[an error occurred while processing this directive]
BBC News
watch One-Minute World News
Last Updated: Tuesday, 7 February 2006, 00:15 GMT
MPs urge new dates for tax filing
Compute keyboard
The MPs say e-filing tax returns must be made more attractive
Different groups of people should be set different deadlines for filing their tax returns, to cut the risk of costly errors, MPs have said.

Edward Leigh, chairman of the Commons public accounts committee, said taxpayers were increasingly "going to the wire" in filing their returns.

That meant more errors were made as officials tried to process many returns in a short period of time.

The MPs also say electronic tax filing has risen but more must be done.

Their report shows the Revenue and Customs agency made mistakes in processing almost 500,000 returns in 2004/2005.

People were undercharged for tax by 65m, while others overpaid to the tune of 30m.

And 30,000 taxpayers were given incorrect penalty notices despite filing their returns on time.

'Better advice'

Mr Leigh said creating different filing dates for different groups of taxpayers would help spread the load for officials.

"Taxpayers themselves make errors in about a third of tax returns, costing an enormous 2.8bn in lost tax," he said.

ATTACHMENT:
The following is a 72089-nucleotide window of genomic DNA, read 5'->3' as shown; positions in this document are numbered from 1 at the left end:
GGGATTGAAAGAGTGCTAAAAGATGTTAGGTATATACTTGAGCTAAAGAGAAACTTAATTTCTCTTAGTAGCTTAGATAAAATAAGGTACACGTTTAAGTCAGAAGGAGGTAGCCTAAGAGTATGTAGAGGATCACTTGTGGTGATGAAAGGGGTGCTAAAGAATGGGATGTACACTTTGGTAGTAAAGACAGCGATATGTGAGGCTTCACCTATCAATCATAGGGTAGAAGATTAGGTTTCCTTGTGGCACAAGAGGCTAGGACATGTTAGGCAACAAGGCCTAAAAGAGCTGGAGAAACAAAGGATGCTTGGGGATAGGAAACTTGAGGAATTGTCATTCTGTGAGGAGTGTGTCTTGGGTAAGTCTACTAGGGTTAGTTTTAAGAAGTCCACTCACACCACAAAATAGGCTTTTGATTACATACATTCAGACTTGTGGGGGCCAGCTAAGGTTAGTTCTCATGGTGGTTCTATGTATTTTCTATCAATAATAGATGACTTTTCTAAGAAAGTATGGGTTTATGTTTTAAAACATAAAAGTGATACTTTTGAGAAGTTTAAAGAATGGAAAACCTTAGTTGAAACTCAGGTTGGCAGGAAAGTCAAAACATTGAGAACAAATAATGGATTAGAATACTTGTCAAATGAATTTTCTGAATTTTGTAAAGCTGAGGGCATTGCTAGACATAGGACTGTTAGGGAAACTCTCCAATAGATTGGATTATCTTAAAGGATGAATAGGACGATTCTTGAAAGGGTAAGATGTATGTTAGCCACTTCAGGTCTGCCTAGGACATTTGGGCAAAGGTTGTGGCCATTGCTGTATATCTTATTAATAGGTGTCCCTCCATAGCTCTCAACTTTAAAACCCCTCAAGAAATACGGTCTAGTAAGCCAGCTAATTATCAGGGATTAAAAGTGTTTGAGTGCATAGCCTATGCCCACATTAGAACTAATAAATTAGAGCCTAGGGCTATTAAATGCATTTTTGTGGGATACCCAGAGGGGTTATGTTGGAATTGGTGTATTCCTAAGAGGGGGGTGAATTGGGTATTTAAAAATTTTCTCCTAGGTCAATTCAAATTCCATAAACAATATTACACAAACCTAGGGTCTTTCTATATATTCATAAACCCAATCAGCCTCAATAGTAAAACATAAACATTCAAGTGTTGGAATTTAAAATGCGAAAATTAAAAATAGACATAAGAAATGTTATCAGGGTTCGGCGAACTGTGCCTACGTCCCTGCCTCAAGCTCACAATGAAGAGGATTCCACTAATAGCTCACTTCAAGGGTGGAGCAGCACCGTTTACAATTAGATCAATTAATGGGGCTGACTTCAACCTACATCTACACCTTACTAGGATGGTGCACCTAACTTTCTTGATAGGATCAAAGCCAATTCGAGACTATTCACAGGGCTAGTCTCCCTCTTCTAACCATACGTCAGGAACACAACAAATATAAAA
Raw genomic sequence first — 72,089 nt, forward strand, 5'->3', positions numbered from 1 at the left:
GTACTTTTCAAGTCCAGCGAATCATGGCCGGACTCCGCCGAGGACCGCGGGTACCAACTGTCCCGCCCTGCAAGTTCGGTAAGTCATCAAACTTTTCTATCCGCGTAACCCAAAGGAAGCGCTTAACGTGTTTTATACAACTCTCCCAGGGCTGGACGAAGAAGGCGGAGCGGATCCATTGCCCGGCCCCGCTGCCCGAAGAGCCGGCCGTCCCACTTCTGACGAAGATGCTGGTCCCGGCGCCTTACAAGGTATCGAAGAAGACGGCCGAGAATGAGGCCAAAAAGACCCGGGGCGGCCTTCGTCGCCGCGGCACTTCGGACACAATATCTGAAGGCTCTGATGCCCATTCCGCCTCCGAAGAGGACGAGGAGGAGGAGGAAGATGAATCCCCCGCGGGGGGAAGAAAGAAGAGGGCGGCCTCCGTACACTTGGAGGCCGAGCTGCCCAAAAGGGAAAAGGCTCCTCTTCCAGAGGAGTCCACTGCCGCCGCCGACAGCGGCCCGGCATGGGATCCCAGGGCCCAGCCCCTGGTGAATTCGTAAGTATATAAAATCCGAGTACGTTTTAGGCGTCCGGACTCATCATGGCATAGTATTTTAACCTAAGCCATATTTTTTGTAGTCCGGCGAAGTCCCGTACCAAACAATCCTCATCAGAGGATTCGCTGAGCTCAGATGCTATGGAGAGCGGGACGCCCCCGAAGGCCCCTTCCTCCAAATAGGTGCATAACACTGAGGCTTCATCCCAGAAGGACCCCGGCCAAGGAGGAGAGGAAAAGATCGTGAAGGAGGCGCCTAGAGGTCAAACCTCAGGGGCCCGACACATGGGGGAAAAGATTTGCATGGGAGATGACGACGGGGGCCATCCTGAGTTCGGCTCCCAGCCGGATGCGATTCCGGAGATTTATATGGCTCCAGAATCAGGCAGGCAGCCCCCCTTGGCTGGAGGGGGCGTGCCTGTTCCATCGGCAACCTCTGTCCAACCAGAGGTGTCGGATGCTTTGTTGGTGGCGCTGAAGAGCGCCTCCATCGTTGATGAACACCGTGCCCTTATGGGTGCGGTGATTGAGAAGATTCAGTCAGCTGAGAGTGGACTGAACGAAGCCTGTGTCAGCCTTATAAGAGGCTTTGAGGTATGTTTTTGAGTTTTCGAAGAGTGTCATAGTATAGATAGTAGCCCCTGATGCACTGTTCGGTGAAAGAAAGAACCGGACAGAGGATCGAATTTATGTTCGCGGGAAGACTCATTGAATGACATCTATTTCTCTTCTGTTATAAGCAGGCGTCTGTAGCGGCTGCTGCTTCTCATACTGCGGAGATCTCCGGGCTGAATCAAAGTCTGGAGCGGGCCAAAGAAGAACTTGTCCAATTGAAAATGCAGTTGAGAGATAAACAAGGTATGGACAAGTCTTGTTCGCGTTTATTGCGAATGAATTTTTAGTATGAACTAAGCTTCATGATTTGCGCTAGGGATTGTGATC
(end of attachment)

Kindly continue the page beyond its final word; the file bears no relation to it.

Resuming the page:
"Her Majesty's Revenue and Customs needs to provide clear information on how to avoid the most common mistakes.

"It should improve the training of its call centre staff and the access to specialist advice."

Lagging behind?

Mr Leigh welcomed early results from electronic returns suggesting a higher take-up of electronic filing, with more than 1.6 million taxpayers filing online or by an electronic service used by their agents.

But the service did not work properly in January 2005 when a large number of people tried to file online, he said.

The committee says the agency has improved the capacity of its e-service but warns it may still not be enough at peak times.

"The proportion of tax returns filed electronically is still low, compared with that in the US and in Australia," said Mr Leigh.

He urged the revenue agency to make e-filing more attractive generally and compulsory for professional tax agents.




RELATED INTERNET LINKS
The BBC is not responsible for the content of external internet sites



FEATURES, VIEWS, ANALYSIS
Has China's housing bubble burst?
How the world's oldest clove tree defied an empire
Why Royal Ballet principal Sergei Polunin quit

PRODUCTS & SERVICES

Americas Africa Europe Middle East South Asia Asia Pacific